The second of a two-part publication entitled Seismic Retrofitting Manual for Highway Structures, Part 2 includes new procedures for determining the seismic vulnerability of important highway system structures—namely, retaining structures, slopes, tunnels, culverts, and roadways. Guidance provided includes instructions on screening for potential seismic vulnerabilities, conducting a detailed evaluation, and describing strategies for retrofit design. In addition, discussion classifies each structure by type, construction, or expected performance. The discussion benefits transportation personnel because different types of a given structure (e.g., different types of retaining walls) may have different failure modes, requiring somewhat different approaches to seismic vulnerability screening, detailed evaluating, and retrofitting.
The NTIS order number for this publication is PB2007-109044.
Material Property Characterization of Ultra-High Performance Concrete
Publication No. FHWA-HRT-06-103
Ultra-high performance concrete (UHPC) exhibits exceptional strength and durability characteristics that make it well suited for use in highway bridge structures. This material can exhibit compressive strength of 193 megapascals, MPa (28 kilopounds per square inch, ksi), tensile strength of 9.0 MPa (1.3 ksi), significant tensile toughness, elastic modulus of 52.4 gigapascals, GPa (7.6 ksi), and minimal long-term creep or shrinkage. It also can resist freeze-thaw and scaling conditions with virtually no damage, and it is nearly impermeable to chloride ions.
This report presents the results from a large suite of material characterization tests completed to quantify the behaviors of commercially available UHPC. The characteristics captured within UHPC fall under four different curing regimes. This study focused on strength-based behaviors (e.g., compressive and tensile strength), long-term stability behaviors (e.g., creep and shrinkage), and durability behaviors (e.g., chloride ion penetration and freeze-thaw).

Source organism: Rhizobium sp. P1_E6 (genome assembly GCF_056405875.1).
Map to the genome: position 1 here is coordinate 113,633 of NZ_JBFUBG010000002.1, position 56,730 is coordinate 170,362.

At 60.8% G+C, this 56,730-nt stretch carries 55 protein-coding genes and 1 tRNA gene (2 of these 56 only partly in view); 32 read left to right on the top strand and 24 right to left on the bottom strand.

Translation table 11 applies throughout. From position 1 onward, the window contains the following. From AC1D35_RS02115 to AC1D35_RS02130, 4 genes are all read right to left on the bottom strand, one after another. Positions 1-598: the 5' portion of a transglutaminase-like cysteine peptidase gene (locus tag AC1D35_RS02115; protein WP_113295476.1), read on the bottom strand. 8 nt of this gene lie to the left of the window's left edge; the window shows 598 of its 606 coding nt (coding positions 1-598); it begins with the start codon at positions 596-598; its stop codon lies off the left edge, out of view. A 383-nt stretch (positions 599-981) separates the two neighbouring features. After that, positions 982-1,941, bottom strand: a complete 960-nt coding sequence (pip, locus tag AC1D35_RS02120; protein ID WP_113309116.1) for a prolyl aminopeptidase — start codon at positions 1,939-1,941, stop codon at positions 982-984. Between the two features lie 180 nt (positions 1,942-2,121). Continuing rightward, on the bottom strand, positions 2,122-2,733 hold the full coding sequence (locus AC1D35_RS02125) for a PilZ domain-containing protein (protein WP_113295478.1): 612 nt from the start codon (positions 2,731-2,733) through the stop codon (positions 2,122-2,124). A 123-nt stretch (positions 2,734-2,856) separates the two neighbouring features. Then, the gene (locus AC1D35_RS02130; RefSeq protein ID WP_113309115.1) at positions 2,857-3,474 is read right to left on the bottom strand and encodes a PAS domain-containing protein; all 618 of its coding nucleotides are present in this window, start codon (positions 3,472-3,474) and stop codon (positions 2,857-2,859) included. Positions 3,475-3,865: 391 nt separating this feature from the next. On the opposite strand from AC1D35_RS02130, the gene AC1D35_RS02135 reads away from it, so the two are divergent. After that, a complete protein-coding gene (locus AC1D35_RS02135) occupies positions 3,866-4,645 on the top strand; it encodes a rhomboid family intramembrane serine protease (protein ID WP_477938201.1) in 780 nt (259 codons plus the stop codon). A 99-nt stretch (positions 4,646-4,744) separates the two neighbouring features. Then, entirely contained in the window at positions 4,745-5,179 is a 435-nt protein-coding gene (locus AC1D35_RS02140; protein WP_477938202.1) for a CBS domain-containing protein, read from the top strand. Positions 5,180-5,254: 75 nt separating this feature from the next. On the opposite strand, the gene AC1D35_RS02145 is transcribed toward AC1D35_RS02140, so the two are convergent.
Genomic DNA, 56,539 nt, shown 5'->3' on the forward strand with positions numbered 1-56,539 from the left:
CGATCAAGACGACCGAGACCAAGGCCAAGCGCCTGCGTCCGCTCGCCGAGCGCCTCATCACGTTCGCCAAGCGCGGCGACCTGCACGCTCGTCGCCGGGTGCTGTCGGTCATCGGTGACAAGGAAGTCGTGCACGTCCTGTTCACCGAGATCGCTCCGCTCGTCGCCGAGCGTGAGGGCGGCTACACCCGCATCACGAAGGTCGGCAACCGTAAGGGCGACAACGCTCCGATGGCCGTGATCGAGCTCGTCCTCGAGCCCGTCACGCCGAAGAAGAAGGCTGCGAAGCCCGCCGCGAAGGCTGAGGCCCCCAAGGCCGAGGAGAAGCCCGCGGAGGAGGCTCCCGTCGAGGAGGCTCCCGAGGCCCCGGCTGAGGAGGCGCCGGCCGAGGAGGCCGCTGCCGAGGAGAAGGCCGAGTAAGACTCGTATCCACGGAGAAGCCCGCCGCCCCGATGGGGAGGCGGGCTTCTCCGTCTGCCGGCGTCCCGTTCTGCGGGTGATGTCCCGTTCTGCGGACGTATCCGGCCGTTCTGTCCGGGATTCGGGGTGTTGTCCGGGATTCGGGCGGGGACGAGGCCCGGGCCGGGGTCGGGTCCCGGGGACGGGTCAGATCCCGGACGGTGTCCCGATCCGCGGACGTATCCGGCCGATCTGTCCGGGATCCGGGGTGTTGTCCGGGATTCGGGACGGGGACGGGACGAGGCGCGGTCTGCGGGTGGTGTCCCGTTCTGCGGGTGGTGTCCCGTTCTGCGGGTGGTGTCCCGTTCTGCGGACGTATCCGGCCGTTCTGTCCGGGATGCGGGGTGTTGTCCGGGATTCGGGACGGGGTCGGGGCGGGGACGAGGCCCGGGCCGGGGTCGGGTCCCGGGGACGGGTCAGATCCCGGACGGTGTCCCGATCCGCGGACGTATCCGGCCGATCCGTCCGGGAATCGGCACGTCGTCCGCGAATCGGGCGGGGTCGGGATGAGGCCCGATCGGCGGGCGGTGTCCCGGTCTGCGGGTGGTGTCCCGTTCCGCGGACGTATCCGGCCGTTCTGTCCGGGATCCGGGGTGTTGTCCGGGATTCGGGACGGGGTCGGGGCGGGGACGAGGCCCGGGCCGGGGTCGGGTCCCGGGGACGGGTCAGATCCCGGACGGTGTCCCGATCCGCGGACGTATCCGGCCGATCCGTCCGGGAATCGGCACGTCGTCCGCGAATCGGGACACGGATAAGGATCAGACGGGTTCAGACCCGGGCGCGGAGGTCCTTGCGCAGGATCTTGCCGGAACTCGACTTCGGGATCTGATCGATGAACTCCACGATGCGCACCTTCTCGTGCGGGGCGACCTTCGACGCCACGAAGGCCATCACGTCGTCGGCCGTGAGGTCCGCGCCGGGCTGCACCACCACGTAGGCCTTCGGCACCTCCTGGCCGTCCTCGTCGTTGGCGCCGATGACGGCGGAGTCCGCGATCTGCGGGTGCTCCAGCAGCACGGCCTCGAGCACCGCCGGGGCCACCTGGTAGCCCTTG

The document is available online at www.fhwa.dot.gov/publications/research/infrastructure/structures/06103/index.cfm. The NTIS order number for this publication is PB2007-101935.
Long-Term Pavement Performance (LTPP) Data Analysis Support: National Pooled Fund Study TPF-5(013): Effects of Multiple Freeze Cycles and Deep Frost Penetration on Pavement Performance and Cost
Publication No. FHWA-HRT-06-121
The objectives of this study are to: (1) quantify the effects of frost penetration on pavement performance in climates with deep sustained frost compared to environments with multiple freeze-thaw cycles; (2) investigate the effect that local adaptations have on mitigating frost penetration damage; and (3) estimate the associated cost of constructing and maintaining pavements in freezing climates. The approach consisted of modeling various pavement performance measures using both climatic and nonclimatic input variables and performance data collected as part of the LTPP program.
The publication defines five climatic scenarios in terms of climatic input variables for the models. The study predicts performance measures for each of the climatic scenarios and compares performance at a 95-percent confidence interval to determine statistically significant differences. Participating pooled fund States discussed standard specifications, standard designs, average life expectancies, and construction costs specific to each State highway agency (SHA). These data, along with information acquired through literature review of SHA standard practices, also summarize the mitigation of frost-related damage. Discussion and comparison of the life-cycle cost analysis for each climatic scenario uses predicted performance to determine average life and average agency construction costs for standard pavement sections. The study also includes an explanation of the use of performance models for local calibration as required in the National Cooperative Highway Research Program Guide for Mechanistic-Empirical Design of New and Rehabilitated Pavement Structures, along with the possible application of the performance models in pavement management systems.
The document is available online at www.fhwa.dot.gov/pavement/ltpp/pubs/06121/index.cfm. The NTIS order number for this publication is PB2007-103344.